Killer BOB

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Killer BOB
Twin Peaks character
Frank Silva as Killer BOB
First appearance "Pilot"
Last appearance Fire Walk with Me
Portrayed by Frank Silva
Affiliated with Black and White Lodge

Killer BOB (or simply BOB) is a fictional character in the ABC television series Twin Peaks.[1] He is a demonic entity who feeds on fear and pleasure. He possesses human beings and then commits acts of rape and murder in order to feast upon his victims.[1]

Killer BOB made his first appearance in the pilot episode, "Northwest Passage", where he makes a brief cameo in a vision had by Sarah Palmer. The character eventually grew into the series' primary antagonist in the second season. Frank Silva, a set dresser on the pilot, was given the role of Killer BOB by accident, after a reflection of his face in a mirror was accidentally captured by the camera during filming. When series creator David Lynch saw Silva's face, he liked it so much he kept it in the show, and cast Silva as Killer BOB.[2]

Character arc[edit]

Killer BOB is a demonic entity from the Black Lodge, a realm of pure evil which exists on an alternate plane of reality. While possessing humans, he commits horrible crimes to elicit pain, fear, and suffering from those around him. These feelings, which Black Lodge residents refer to collectively as garmonbozia, act as a form of nourishment.[3] Physically, garmonbozia takes the shape of creamed corn, which is referenced in the series when Laura Palmer's best friend Donna Hayward takes over Laura's Meals on Wheels route and accidentally serves the Tremonds creamed corn. In the film Fire Walk With Me, MIKE accuses Laura's father Leland of stealing the corn he had canned "above the store". Secondly, garmonbozia refers to "pain and suffering". BOB, and possibly MIKE or other inhabitants of the Lodge, feed on garmonbozia, as it is mentioned by name and/or description throughout the series and movie by MIKE, BOB, the Tremonds, and The Man from Another Place.

Dale Cooper first learns of BOB's existence in a vision, in which he encounters another entity named MIKE. In this vision, Cooper learns that BOB was in life a serial killer who raped and murdered young women, with MIKE as his accomplice. MIKE eventually repented, removing his left arm in order to be rid of the tattoo that he shared with BOB.[4] At the beginning of the second season, one of BOB's intended victims, Ronnette Pulaski, awakens from a coma induced by her torture at BOB's hands, at which time she identifies BOB as Laura's killer. Cooper and the Twin Peaks Sheriff department canvass the town with wanted posters of BOB, using Andy's sketch. Leland Palmer, Laura's father, identifies the man in the poster as "Robertson", and says that he lived near his grandfather and used to taunt Leland when he was a child.[5]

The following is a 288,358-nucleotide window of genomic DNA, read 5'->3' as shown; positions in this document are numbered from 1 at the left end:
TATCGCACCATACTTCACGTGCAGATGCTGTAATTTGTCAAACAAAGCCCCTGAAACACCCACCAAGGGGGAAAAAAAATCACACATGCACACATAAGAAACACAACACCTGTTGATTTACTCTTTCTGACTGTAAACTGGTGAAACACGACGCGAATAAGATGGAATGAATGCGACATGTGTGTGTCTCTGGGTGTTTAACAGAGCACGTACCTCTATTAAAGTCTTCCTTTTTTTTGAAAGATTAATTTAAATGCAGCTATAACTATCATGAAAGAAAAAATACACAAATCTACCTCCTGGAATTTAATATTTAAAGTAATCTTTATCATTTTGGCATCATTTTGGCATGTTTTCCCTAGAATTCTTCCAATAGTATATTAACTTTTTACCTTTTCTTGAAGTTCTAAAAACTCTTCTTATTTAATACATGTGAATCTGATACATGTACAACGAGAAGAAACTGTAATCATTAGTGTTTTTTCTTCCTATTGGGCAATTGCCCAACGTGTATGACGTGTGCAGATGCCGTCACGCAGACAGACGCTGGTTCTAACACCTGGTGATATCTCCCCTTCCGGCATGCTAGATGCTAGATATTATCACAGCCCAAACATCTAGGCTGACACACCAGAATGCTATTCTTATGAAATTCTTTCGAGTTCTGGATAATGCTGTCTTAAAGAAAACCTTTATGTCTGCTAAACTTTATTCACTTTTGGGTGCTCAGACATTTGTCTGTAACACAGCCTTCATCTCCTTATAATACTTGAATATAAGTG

When Leland talks about knowing Bob as a child and says this was someone who invited me to play and I invited him in, there's a certain classic type of vampire myth that comes into play when a soul that invites something into it to take part in its life cannot then refuse it anything. That's a myth that goes way back before pre-Christian times and that's one possible explanation... the other is that Leland is just completely whacked out of his mind

Mark Frost, describing Killer BOB's psychic power, from the book Twin Peaks: Behind-the-scenes: An Unofficial Visitors Guide to Twin Peaks

It is later revealed that BOB is in fact possessing Leland, and has been possessing him ever since Leland first met him as a child at his grandfather's house. Under BOB's influence, Leland molested, raped, and finally murdered his own daughter. Cooper later determines that BOB is possessing Leland, and tricks him into a trap, in which BOB responds with taunting Cooper before forcing Leland to commit suicide.[6] In his dying breaths, Leland states when he was a child he saw BOB in a dream and invited him inside, before stating that he never knew when BOB was in control of his body. After Leland dies, Cooper engages in a philosophical debate with Sheriff Truman and Albert Rosenfield over how real BOB was, and whether or not BOB was in fact a physical incarnation of Leland's personal demons. Although the men cannot agree on a unifying idea, they do come to the conclusion that BOB is a manifestation of "the evil that men do".[7]